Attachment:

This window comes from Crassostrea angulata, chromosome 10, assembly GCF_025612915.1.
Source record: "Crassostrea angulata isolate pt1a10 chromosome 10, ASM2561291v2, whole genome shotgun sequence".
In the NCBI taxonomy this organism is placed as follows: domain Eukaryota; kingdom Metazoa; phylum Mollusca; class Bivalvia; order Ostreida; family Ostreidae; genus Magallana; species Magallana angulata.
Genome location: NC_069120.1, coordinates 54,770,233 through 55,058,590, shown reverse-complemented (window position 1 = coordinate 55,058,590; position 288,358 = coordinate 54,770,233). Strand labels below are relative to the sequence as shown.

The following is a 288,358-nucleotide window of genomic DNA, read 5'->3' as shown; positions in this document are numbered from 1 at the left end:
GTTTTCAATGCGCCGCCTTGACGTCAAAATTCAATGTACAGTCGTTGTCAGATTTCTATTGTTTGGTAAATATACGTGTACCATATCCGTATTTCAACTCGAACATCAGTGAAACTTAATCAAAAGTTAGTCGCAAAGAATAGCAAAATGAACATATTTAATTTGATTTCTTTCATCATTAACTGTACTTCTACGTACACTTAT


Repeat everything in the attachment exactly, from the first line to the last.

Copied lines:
This window comes from Crassostrea angulata, chromosome 10, assembly GCF_025612915.1.
Source record: "Crassostrea angulata isolate pt1a10 chromosome 10, ASM2561291v2, whole genome shotgun sequence".
In the NCBI taxonomy this organism is placed as follows: domain Eukaryota; kingdom Metazoa; phylum Mollusca; class Bivalvia; order Ostreida; family Ostreidae; genus Magallana; species Magallana angulata.
Genome location: NC_069120.1, coordinates 54,770,233 through 55,058,590, shown reverse-complemented (window position 1 = coordinate 55,058,590; position 288,358 = coordinate 54,770,233). Strand labels below are relative to the sequence as shown.

The following is a 288,358-nucleotide window of genomic DNA, read 5'->3' as shown; positions in this document are numbered from 1 at the left end:
GTTTTCAATGCGCCGCCTTGACGTCAAAATTCAATGTACAGTCGTTGTCAGATTTCTATTGTTTGGTAAATATACGTGTACCATATCCGTATTTCAACTCGAACATCAGTGAAACTTAATCAAAAGTTAGTCGCAAAGAATAGCAAAATGAACATATTTAATTTGATTTCTTTCATCATTAACTGTACTTCTACGTACACTTAT